Monday, October 21, 2013

FAQ: InnoDB extended secondary keys

MySQL 5.6 introduced a new feature called extended secondary keys. We get a lot of questions about it and find that most of them come from a few incorrect assumption. In this post I'll try to get rid of the confusion once and for all. Famous last words... here goes:

Q1: Do I need to do anything to enable extended secondary keys?

No, nothing at all. It's on by default and I can't see any sensible reason why you would want to disable it. However, it is possible to disable it by tuning the optimizer_switch: SET optimizer_switch='use_index_extensions={on|off}'.

Q2: Does extended secondary keys only work with InnoDB?

No, it should work with any storage engine that uses the primary key columns as reference to the row, which means most storage engines with clustered primary keys. I say "should" because it requires a minimum of work from the storage engine provider; it must announce to MySQL that it is supported.

Friday, October 18, 2013

The second MySQL seminar: a summary

Once again, Geir Høydalsvik and I had the pleasure of hosting a MySQL mini-seminar in Trondheim. 25+ attendants from at least 7 different companies and a few professors from the computer science dept. at NTNU showed up on yesterdays event. I recognized many of these from the first seminar but there were some new faces as well.

This time, Mark Leith came on a visit from the UK. He gave an introduction to Performance Schema and ps_helper. ps_helper is a really nice tool to make sense of the overwhelming amount of data collected by PS. He also gave a very convincing demo of MySQL Enterprise Monitor (MEM). More than a few attendants now plan to give MEM a try in their environment. You can too - there's a 30 day trial, which should be more than enough to decide if you need it :-)

Like last time, we had great discussions, pizza and a very good time. I'm looking forward to the next seminar already.

If you're interested, Mark's PS presentation can be found on slideshare. ps_helper is both on github and on his blog. ps_helper comes highly recommended!

Friday, September 13, 2013

Next MySQL mini-seminar in Trondheim October 17

We have the pleasure to announce that the next MySQL mini-seminar in Trondheim will be held on October 17 15:00-18:00. This time, MySQL Monitoring and performance schema evangelist Mark Leith will visit us. The agenda will be similar to last mini-seminar:

  • Presentation: MySQL monitoring and performance Schema, by Mark Leith
  • Q&A, discussions
  • Suggestions for presentations on future seminars
  • Food and mingling
For more info, see the registration page.

Don't miss this opportunity to meet experts, developers and other MySQL users.

Thursday, June 20, 2013

The first MySQL mini-seminar in Trondheim was a huge success!

Yesterday, Geir Høydalsvik and I had the pleasure of hosting a MySQL mini-seminar in Trondheim, Norway.

The topic of the day was a presentation by yours truly on how the MySQL optimizer works. Geir briefly explained how the MySQL teams are organized in Oracle, and that our focus is on delivering high quality on time.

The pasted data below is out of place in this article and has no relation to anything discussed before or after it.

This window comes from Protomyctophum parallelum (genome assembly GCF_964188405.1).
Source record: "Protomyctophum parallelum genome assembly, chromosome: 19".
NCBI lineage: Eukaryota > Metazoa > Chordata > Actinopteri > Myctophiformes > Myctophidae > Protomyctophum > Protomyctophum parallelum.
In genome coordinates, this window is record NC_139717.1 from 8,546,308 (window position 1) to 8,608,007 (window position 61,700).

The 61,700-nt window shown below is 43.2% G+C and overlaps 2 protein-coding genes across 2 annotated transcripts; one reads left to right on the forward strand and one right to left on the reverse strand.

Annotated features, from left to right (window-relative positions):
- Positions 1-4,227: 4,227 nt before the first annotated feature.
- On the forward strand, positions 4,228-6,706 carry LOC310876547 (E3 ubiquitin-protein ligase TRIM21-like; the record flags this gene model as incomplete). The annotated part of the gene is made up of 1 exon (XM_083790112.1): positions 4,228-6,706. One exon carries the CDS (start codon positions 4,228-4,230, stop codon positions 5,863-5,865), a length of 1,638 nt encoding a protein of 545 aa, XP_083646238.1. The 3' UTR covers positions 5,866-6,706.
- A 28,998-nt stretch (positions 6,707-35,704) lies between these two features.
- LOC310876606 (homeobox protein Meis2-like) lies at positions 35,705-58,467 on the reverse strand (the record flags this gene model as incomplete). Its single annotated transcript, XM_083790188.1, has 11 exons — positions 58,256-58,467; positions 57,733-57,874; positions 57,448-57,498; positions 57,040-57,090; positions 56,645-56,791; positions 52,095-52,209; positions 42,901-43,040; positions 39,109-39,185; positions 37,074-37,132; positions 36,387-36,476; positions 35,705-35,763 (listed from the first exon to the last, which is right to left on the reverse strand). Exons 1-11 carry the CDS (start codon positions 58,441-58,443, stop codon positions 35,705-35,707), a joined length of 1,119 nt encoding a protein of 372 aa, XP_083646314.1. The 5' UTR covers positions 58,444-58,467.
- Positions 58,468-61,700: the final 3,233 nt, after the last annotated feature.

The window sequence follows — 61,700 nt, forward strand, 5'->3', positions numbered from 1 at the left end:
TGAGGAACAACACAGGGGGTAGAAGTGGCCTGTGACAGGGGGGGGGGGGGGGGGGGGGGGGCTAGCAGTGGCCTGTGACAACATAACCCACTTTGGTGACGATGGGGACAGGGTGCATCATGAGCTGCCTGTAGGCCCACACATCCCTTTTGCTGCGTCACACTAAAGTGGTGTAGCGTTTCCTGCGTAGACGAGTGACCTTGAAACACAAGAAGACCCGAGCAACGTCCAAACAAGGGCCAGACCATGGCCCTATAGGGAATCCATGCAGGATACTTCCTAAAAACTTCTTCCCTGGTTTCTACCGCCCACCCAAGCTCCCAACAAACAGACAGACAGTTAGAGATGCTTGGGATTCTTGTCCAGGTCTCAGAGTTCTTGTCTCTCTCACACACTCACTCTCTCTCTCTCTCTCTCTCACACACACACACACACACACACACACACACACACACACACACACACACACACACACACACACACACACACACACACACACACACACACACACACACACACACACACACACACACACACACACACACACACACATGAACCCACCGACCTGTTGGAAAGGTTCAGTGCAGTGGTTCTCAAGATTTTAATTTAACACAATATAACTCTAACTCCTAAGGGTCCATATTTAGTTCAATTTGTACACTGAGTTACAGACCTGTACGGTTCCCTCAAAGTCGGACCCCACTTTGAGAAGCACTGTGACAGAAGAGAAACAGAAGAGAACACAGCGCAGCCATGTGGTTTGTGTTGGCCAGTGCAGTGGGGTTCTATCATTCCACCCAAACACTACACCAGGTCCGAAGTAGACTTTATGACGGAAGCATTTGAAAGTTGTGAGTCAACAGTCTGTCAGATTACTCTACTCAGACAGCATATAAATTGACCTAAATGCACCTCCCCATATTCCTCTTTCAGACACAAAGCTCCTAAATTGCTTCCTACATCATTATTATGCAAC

We had lots of interesting questions and discussions (and pizza) afterwards. Of particular interest was:
  • How the MySQL code base can be modularized to make it maintainable and testable. The takeaway was that MySQL has invested a lot on refactoring the last couple of years to improve in this area and will continue to do so in both the near and far future.
  • How testing is done in MySQL. The answer was that the QA teams have been significantly ramped up since Sun acquired MySQL. In addition to much more resources to the QA teams, developers are now expected to write unit tests using the Google unit test framework for new functionality whenever it makes sense. Refactoring and modularization of the code makes this a lot easier to do now.

Close to 20 MySQL users attended in addition to a handful of MySQL hackers located in the Trondheim office. The users had very different backgrounds: from start-ups to solid established companies, and deployment on MySQL 5.1, 5.5 and 5.6. All agreed that the mini-seminar was a great initiative and that it should not be a one-time event. Yesterday's event will therefore not be the mini-seminar, but rather the first in a series.

We'll get back to you with agenda and date for the next mini-seminar once the details have been decided.

Wednesday, February 13, 2013

DBT-3 Q3: 6 x performance in MySQL 5.6.10

When MySQL gets a query, it is the job of the optimizer to find the cheapest way to execute that query. Decisions include access method (range access, table scan, index lookup etc), join order, sorting strategy etc. If we simplify a bit, the optimizer first identifies the different ways to access each table and calculate their cost. After that, the join order is decided.

However, some access methods can only be considered after the join order has been decided and therefore gets special treatment in the MySQL optimizer. For join conditions, e.g. "WHERE table1.col1 = table2.col2",  index lookup can only be used in table2 if table1 is earlier in the join sequence. Another class of access methods is only meaningful for tables that are first in the join order. An example is queries with ORDER BY ... LIMIT. Prior to MySQL 5.6.10 there was a bug in MySQL that made the optimizer choose inefficient execution plans for this query type. That's the topic I discuss below.